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The Artemis Fowl #2: Arctic Incident Graphic Novel Paperback – August 11, 2009
"Rebound" by Kwame Alexander
Don't miss best-selling author Kwame Alexander's "Rebound," a new companion novel to his Newbery Award-winner, "The Crossover," illustrated with striking graphic novel panels. Learn more
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About the Author
Eoin Colfer is the New York Times best-selling author of the Artemis Fowl series,Airman, Half Moon Investigations, The Supernaturalist,Eoin Colfer's Legend of... books, The Wish List, Benny and Omar; andBenny and Babe. He lives in Ireland with his wife and two children.
Andrew Donkin is the author of more than forty books for both children and adults. His work in comics includesBatman: Legends of the Dark Knight for DC Comics. Andrew lives in London with his girlfriend and his cat, Morgen the Ninja.
Paolo Lamanna is an artist, designer, and 3-D animator. Past comics he has colored are the Monster Allergy series, W.I.T.C.H.: "Caleb's Challenge,"Ali nor, and the Daffodil series. He lives in Milan.
Top customer reviews
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The book is a fantasy novel, obviously because of the fairies in it. Now, if you enjoyed the first Artemis Fowl book, it is more then likely you will enjoy this book. If you did not enjoy the first book, then you won't like this book. Also, if you haven't read the first book, do so before reading this one. It is only reasonable to read the series in order. I know that there are some series where you can read each installment individually without having to read the others, but the Artemis Fowl series isn't like that. Yes, you might be able to sort of understand the plot and concept, but many details are used in the first book that contribute to the second. So, read the first book, if you liked the first book, buy the second one!
Now, it is time for the actual review of the content the book holds. The Arctic Incident is more action packed than the first. There are two main crucial plots going on in the story. One is a plot to overthrow the LEP, and the commander of the operation is unknown. The other is Artemis trying to rescue his father. The LEP and Artemis make a compromise to help each other with their missions. The book is written well, and the vocabulary in it would benefit anybody. The book is fast paced, but that doesn't mean it leaves out details. You will get a clear vision of the surroundings, and be able to keep anybody interested. Overall, I think this is a great book, and would recommend it to people I know. The score is a 10/10, and that is all!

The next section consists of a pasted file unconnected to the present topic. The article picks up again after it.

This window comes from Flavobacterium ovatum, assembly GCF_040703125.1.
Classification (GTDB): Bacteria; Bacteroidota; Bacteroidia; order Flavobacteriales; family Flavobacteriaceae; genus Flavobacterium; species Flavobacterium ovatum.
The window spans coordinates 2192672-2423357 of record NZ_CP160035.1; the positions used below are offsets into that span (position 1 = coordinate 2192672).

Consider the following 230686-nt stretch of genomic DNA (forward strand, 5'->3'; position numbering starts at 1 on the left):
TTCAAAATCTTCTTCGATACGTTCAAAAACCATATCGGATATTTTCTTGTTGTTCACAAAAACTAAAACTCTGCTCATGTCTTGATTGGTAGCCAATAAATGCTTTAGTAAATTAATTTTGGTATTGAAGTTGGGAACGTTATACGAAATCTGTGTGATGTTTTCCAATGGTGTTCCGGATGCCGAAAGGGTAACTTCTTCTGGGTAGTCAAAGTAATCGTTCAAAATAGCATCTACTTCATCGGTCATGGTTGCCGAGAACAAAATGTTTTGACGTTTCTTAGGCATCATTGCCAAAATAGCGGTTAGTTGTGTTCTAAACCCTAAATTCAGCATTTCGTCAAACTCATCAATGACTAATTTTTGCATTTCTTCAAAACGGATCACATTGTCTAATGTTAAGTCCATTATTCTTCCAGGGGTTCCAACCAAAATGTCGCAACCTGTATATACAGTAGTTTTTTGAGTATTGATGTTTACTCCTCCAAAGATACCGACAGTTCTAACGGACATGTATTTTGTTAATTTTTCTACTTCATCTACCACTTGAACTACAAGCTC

Cut him some slack though, his mommy's back to normal, and ready to start trying to control his life, and he's just discovered that his dad is still alive, and being held for ransom by the Russian Mafiya in a nuclear submarine graveyard. Even geniuses have their limits.
Captain Holly Short isn't having a good time either. After Artemis successfully procured half of the Recon ransom fund in book one, she's been given a "time-out" doing stakeouts for smugglers for the Customs and Excise Department. It seems that someone is organizing the dim-witted goblins to do some good old fashioned gun running, and of course, our intrepid heroine lands herself in the middle of the melee.
Opal Koboi is a new character, a pixie with talents to rival the resident geek Foaly the Centaur, and has absolutely no scruples whatsoever.
Someone has been re-engineering laser guns to work with regular AA batteries, and Holly feels that Artemis is involved. Artemis would rather get along with the process of rescuing his father, but after an interrogation proves Holly incorrect, they team up as an unlikely pair of secret agents to solve both problems.
What follows is action galore, as the book accelerates to warp speed, and even Artemis is forced to be a hero, albeit a puny little one. Each of our favorite characters from book one takes center stage at one time or the other and even Mulch becomes a leading dwarf with a pivotal role.
The story ends with a crazy rescue plan that goes terribly wrong, until girl power again triumphs over rotten luck.
A wonderful follow on from the first book, and an encouraging preview to the third.
Amanda Richards, October 6, 2004.